Skip to main content
Open this photo in gallery:

Humanoid robot Sophia is pictured during the ITU's AI for Good Global Summit in Geneva, Switzerland, on July 5.MARTIAL TREZZINI/The Associated Press

A United Nations technology agency assembled a group of robots that physically resembled humans at a news conference Friday, inviting reporters to ask them questions in an event meant to spark discussion about the future of artificial intelligence.

The nine robots were seated and posed upright along with some of the people who helped make them at a podium in a Geneva conference centre for what the UN’s International Telecommunication Union billed as the world’s first news conference featuring humanoid social robots.

Among them: Sophia, the first robot innovation ambassador for the UN Development Program, or UNDP; Grace, described as a health care robot; and Desdemona, a rock star robot. Two others, Geminoid and Nadine, resembled their makers.

Organizers said the event at the AI for Good Global Summit was meant to showcase the capabilities, but also the limitations, of robotics and how those technologies could help the UN’s sustainable development goals. The media event featured introductions from the robots’ companions or creators, and a round of questions to the robots from reporters.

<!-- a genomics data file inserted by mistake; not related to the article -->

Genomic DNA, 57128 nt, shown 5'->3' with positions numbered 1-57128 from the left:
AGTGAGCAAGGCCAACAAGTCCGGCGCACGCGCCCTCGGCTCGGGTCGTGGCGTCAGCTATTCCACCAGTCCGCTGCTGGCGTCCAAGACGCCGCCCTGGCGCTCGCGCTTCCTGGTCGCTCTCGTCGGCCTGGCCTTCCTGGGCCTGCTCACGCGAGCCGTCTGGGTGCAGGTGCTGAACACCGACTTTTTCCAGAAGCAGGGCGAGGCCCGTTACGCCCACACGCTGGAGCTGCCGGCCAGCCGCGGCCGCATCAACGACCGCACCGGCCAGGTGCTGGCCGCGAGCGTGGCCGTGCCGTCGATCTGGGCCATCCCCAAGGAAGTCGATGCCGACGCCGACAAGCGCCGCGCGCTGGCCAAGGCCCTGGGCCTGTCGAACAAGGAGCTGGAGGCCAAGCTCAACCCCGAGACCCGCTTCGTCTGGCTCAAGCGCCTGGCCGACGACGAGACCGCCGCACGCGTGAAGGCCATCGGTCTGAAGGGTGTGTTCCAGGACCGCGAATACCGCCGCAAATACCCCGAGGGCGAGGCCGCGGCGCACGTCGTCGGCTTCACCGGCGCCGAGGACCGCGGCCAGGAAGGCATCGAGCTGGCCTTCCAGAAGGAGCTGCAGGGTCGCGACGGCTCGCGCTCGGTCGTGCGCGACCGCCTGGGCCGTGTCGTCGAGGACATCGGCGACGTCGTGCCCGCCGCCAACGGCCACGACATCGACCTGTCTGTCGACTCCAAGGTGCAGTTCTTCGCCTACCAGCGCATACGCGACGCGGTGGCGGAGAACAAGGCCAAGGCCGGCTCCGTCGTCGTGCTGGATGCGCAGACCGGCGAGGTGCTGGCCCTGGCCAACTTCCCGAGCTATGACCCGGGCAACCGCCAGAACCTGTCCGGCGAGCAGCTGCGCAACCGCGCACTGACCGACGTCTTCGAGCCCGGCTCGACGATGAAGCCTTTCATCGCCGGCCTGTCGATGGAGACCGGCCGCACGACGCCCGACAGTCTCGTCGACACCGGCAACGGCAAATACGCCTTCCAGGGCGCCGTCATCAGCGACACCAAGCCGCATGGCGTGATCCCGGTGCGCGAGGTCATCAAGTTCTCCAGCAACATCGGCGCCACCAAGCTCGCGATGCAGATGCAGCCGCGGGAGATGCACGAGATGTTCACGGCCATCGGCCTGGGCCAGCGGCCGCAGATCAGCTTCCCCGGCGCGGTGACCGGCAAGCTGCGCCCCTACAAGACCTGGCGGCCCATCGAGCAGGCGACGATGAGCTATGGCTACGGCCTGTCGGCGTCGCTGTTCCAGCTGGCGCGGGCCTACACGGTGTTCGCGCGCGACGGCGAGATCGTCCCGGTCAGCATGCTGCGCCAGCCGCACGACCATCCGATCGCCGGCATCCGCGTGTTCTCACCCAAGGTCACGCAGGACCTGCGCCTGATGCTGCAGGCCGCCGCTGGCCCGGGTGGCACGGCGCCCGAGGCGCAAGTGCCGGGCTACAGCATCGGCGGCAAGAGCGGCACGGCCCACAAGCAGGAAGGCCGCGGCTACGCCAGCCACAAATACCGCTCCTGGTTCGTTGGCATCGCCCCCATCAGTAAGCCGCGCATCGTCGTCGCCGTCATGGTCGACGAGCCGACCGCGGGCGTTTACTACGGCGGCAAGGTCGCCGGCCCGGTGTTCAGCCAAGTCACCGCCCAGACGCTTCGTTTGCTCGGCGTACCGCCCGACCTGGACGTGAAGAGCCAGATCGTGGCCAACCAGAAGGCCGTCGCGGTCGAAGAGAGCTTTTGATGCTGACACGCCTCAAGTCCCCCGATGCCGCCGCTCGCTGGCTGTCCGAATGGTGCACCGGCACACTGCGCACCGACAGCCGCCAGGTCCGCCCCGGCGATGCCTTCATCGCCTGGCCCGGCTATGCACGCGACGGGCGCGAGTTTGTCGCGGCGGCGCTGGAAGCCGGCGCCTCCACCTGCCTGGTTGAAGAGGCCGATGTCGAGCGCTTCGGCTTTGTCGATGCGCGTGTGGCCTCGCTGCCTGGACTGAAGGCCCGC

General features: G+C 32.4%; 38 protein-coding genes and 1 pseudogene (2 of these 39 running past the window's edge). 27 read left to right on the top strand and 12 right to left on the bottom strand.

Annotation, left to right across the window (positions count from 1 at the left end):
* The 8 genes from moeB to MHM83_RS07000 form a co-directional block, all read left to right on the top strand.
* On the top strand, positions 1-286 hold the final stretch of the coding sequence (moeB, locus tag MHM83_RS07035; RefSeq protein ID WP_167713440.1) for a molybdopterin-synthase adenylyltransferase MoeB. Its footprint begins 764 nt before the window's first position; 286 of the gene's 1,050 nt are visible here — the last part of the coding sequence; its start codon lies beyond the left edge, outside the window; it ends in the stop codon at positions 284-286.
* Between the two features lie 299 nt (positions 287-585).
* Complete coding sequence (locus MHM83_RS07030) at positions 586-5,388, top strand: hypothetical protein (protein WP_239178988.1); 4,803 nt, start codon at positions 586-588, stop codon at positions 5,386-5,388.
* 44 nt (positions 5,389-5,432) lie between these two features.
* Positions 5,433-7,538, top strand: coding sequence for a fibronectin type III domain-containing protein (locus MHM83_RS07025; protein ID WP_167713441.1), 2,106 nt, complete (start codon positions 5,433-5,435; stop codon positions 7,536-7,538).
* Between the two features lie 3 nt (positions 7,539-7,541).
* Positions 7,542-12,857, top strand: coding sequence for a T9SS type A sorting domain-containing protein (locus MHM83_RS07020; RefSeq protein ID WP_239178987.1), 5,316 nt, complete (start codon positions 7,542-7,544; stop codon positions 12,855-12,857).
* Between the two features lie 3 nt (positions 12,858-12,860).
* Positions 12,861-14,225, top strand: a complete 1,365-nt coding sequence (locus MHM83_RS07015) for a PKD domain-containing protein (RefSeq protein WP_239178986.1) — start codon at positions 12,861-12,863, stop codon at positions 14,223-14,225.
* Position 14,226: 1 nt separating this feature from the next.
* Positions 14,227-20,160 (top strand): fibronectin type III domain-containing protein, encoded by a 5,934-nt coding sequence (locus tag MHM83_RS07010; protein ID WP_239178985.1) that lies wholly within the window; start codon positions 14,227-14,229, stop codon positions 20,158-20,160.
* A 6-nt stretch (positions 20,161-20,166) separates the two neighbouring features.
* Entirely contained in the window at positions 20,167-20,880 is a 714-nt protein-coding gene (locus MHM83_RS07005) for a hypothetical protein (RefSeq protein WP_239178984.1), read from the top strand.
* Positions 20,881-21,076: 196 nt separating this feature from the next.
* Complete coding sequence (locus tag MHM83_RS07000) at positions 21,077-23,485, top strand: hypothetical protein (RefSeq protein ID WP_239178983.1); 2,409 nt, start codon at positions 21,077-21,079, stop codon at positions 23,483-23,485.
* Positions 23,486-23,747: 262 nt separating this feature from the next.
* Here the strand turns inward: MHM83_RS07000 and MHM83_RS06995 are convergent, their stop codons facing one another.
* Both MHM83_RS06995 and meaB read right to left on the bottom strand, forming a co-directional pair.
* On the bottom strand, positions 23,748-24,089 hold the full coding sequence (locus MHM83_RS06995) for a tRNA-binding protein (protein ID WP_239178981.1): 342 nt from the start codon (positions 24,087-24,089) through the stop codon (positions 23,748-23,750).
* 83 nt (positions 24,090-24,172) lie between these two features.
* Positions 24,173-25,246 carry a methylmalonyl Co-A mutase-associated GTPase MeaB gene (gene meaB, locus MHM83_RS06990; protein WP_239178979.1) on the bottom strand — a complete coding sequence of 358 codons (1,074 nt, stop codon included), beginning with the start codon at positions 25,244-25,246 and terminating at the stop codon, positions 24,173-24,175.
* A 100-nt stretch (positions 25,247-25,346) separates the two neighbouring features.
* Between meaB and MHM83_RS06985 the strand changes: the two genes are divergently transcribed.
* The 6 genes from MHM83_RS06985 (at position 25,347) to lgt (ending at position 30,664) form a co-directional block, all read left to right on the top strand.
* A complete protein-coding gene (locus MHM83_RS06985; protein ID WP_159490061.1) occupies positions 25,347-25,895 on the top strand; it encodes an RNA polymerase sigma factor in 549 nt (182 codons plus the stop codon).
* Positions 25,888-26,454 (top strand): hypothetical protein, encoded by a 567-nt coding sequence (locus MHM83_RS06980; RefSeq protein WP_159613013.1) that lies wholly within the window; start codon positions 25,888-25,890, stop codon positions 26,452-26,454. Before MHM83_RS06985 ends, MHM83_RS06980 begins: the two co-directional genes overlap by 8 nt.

And while the robots vocalized strong statements – that robots could be more efficient leaders than humans, but wouldn’t take anyone’s job away or stage a rebellion – organizers didn’t specify to what extent the answers were scripted or programmed by people.

The summit was meant to showcase “human-machine collaboration,” and some of the robots are capable of producing preprogrammed responses, according to their documentation. The UNDP’s Sophia, for example, sometimes relies on responses scripted by a team of writers at Hanson Robotics, the company’s website shows.

Reporters were asked to speak slowly and clearly when addressing the robots, and were informed that time lags in responses would be because of the internet connection and not the robots themselves. That didn’t prevent awkward pauses, audio problems and some stilted or inconsistent replies.

Popular tech products such as Apple’s Siri have been using speech recognition technology to respond to relatively simple human queries for more than a decade. But last year’s release of ChatGPT, a chatbot with a strong command of the semantics and syntax of human language, has triggered worldwide debate about the rapid advancement of AI systems.

This content appears as provided to The Globe by the originating wire service. It has not been edited by Globe staff.

Follow related authors and topics

Authors and topics you follow will be added to your personal news feed in Following.

Interact with The Globe